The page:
Calls for a ban on internet ticket touts were rejected today by MPs, who said artists and promoters should instead be given a share of the profits.
An influential committee criticised the large sums being made by firms and individuals selling tickets for popular events online at huge mark-ups.
The Commons Culture, Media and Sport Committee said eBay and other websites had to "clean up their act" especially over the "distasteful" sale of tickets for charity events.
And it also called on promoters to provide refund systems so that fans who genuinely could not attend were not forced to recoup their money through other channels. But its report concluded that legislation should remain "a last resort" and encouraged moves towards negotiating a voluntary solution.
Some estimates suggest as many as 40% of tickets are now being sold on via the internet, making around £200 million a year - although the MPs said more evidence was needed of the true scale.
~Dozens of the UK's best-known venues, events and promoters told the MPs touting "marginalises fans, rips-off consumers and damages every industry in the sector" and should be banned.
However consumers opinions are mixed on the issue and the committee itself was split right down the middle in a row over whether or not tickets should be treated like any other "commodity".
The report accepted that the demands for curbs were "largely motivated" by concerns for genuine fans - pointing out the industry could simply raise its own prices if it wanted to boost profits.
However it concluded that a self-regulated secondary market could be a benefit to consumers and welcomed evidence that promoters would consider a deal if they got a cut of the sell-on price.
Stars such as Robbie Williams, the Arctic Monkeys and Radiohead, KT Tunstall and The Verve, have given their managers consent to back a levy system.
Calling for representatives of the secondary market to be brought into discussions, it said: "A great deal of work needs to be done on the detail of how such a scheme might operate but, at the least, this initiative could lead to joint engagement towards a solution in which the convenience of the secondary market could continue while at the same time supporting the industries on which it relies. We commend it and strongly encourage all those involved to consider it seriously."
It continued: "Regulatory intervention should be considered only as a very last resort.
"We have reservations about the criminal law being used as a way of supporting organisers' efforts to select the audiences for their events, essentially as an aid to their self-policing of touting.
"We are also concerned by the real risk that a convenient market, which some consumers have grown accustomed to use and trust, would be driven underground, to the detriment of consumers and stakeholders."
The committee said it had found "evidence of distasteful practice" by secondary sellers, singling out eBay for initially refusing to block sales of free tickets to last year's Concert for Diana.
Citing claims the site had also refused to remove "false and misleading" offers of tickets for Led Zeppelin's charity concert last month, the committee concluded: "This hardly suggests that eBay is 'standing up' for the consumer; an alternative interpretation is that eBay is not just a 'market place' but a frontline player concerned...with protecting its commercial interests".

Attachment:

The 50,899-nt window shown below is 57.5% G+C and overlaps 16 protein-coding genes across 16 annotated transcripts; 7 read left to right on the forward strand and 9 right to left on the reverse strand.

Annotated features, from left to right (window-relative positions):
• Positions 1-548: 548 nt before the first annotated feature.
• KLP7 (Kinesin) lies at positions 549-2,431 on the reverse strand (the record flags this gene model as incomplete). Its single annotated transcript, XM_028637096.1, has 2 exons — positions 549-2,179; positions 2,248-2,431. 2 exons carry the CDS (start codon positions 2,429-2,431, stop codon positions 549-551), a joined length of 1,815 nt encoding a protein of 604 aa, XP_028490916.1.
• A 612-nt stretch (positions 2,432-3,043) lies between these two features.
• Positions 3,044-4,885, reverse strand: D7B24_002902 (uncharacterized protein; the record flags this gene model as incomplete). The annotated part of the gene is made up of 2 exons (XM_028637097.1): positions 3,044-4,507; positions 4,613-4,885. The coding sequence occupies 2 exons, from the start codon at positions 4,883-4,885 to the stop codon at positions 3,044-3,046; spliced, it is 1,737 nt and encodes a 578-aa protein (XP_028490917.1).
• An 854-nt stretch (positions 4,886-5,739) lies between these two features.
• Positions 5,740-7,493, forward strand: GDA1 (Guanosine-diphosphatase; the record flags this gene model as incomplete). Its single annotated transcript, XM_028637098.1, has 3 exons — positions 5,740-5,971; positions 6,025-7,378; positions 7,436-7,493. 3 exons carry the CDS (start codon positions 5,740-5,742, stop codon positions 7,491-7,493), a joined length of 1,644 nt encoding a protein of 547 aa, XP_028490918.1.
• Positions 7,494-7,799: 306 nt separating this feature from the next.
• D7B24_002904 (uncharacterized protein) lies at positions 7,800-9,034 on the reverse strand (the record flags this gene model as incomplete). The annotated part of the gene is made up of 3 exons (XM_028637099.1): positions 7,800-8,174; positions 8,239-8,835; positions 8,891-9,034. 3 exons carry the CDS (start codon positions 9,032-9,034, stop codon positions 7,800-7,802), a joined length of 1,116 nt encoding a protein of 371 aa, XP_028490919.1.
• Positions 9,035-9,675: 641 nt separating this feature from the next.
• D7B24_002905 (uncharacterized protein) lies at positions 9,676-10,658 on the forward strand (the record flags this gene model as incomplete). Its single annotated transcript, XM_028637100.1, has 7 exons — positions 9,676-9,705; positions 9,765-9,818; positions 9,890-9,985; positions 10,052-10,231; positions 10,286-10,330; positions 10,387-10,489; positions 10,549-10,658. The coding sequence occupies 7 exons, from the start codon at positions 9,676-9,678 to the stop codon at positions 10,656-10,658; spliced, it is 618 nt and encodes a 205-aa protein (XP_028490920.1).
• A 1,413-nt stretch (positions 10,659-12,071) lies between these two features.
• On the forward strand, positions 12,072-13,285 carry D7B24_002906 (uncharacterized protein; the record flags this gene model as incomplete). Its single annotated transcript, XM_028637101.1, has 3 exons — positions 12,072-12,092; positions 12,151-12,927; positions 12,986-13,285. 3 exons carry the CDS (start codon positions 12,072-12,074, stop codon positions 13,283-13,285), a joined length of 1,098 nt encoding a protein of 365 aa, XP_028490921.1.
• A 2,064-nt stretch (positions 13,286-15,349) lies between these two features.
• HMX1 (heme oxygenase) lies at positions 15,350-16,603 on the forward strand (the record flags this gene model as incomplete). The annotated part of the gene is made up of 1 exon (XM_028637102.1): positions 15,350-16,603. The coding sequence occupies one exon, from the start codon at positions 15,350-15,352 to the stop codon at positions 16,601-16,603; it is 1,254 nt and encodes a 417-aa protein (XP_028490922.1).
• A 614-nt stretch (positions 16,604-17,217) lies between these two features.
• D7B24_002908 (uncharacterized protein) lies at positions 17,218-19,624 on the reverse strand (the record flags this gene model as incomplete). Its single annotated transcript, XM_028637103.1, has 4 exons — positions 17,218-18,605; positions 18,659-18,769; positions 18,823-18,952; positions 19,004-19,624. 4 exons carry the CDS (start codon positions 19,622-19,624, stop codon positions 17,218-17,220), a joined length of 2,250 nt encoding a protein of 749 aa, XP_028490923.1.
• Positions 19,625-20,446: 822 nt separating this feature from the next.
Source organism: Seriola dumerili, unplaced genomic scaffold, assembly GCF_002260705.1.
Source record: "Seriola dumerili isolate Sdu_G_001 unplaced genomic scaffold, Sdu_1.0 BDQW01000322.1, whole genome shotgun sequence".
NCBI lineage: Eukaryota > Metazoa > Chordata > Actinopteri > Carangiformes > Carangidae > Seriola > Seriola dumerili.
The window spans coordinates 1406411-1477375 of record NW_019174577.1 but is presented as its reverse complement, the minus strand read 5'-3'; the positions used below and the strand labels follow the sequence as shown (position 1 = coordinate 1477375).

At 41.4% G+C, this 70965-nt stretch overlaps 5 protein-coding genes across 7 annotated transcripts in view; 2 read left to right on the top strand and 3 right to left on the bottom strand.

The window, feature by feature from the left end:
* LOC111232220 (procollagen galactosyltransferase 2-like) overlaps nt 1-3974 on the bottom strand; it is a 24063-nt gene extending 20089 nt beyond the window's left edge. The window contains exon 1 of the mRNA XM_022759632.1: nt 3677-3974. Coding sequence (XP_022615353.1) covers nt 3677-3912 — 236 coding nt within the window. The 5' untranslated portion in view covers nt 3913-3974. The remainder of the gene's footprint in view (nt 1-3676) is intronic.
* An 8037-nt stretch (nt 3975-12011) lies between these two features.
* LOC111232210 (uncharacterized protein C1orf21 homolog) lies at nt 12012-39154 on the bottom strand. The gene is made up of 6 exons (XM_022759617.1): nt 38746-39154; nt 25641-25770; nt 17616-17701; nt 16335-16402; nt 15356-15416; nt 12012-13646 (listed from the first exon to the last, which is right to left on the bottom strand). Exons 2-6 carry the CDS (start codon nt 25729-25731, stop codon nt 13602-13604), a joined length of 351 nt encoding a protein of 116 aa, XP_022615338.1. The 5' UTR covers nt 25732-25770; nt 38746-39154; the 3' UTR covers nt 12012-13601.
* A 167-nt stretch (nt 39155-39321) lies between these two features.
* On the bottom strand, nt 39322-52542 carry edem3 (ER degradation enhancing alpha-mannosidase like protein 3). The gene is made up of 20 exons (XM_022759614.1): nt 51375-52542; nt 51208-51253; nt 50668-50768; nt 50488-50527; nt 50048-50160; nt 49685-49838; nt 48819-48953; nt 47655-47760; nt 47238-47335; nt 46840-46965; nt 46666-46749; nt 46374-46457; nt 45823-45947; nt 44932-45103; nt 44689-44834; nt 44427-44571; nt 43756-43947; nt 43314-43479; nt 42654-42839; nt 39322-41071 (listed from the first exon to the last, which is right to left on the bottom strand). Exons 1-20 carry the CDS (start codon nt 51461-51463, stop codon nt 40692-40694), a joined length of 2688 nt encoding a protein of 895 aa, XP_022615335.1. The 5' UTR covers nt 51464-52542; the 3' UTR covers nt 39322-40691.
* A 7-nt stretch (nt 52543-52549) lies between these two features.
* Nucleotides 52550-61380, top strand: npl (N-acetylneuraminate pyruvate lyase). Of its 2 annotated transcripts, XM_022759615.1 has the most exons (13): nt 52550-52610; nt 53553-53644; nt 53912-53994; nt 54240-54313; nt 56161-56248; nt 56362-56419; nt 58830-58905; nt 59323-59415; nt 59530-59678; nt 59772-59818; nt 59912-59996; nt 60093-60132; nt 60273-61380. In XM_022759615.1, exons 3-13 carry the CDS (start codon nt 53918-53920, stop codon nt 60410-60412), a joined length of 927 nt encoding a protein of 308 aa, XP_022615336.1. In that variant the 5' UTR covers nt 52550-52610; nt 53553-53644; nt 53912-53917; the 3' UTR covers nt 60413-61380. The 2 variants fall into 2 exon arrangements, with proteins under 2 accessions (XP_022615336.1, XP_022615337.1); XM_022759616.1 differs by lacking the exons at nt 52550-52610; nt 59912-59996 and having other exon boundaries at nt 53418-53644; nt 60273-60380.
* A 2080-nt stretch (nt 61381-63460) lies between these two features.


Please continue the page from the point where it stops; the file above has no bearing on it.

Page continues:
It called for an agreement to block the sale of tickets for charity events, those given out free to children and other groups such as the disabled and those purporting to be for events for which genuine tickets had not even yet gone on sale.
"As long as secondary sellers continue to indulge in dubious or suspect practices, there will inevitably be calls for legislation and we would encourage them to clean up their act by, at the very least, not advertising tickets which cannot possibly be in their or their customers' possession at the time," the report said.
The MPs also called on the Office of Fair Trading to take court action to establish whether terms and conditions printed on tickets - notably those banning resale - were enforceable.
John Whittingdale, the Tory MP who chairs the committee, said: "It would neither be practical nor in the interests of consumers to impose a ban on the onward sale of tickets to events through the secondary market.
"However, the present system of unregulated web-based sales allows considerable profits to be made at the expense of both ordinary fans and the artists or sporting bodies that they support.
"We look to the secondary ticket market to adopt codes to put a stop to unacceptable practices such as the sale of free tickets or those reserved for particular deserving groups.
"We also welcome the latest moves to obtain a more general agreement to allow artists and sporting bodies to get some benefit from the resale of tickets to their events in return for accepting the legitimacy of those involved in this secondary market.
"This represents a way forward which could benefit all concerned and we call on all those involved in the debate to work together to develop it on a self-regulatory basis."
The report was not unanimous as Tory MP Philip Davies objected to several aspects, including the conclusion that it was "unfair" that large profits were made with no benefit to artists.
Eric Baker, the founder of ticket exchange website viagogo, said: "This is a victory for the people.
"The only way to serve fans is to give them what they want which is the right to trade their tickets with others in a free market environment. The important thing is to make secondary ticketing safe and secure which is exactly why viagogo was created."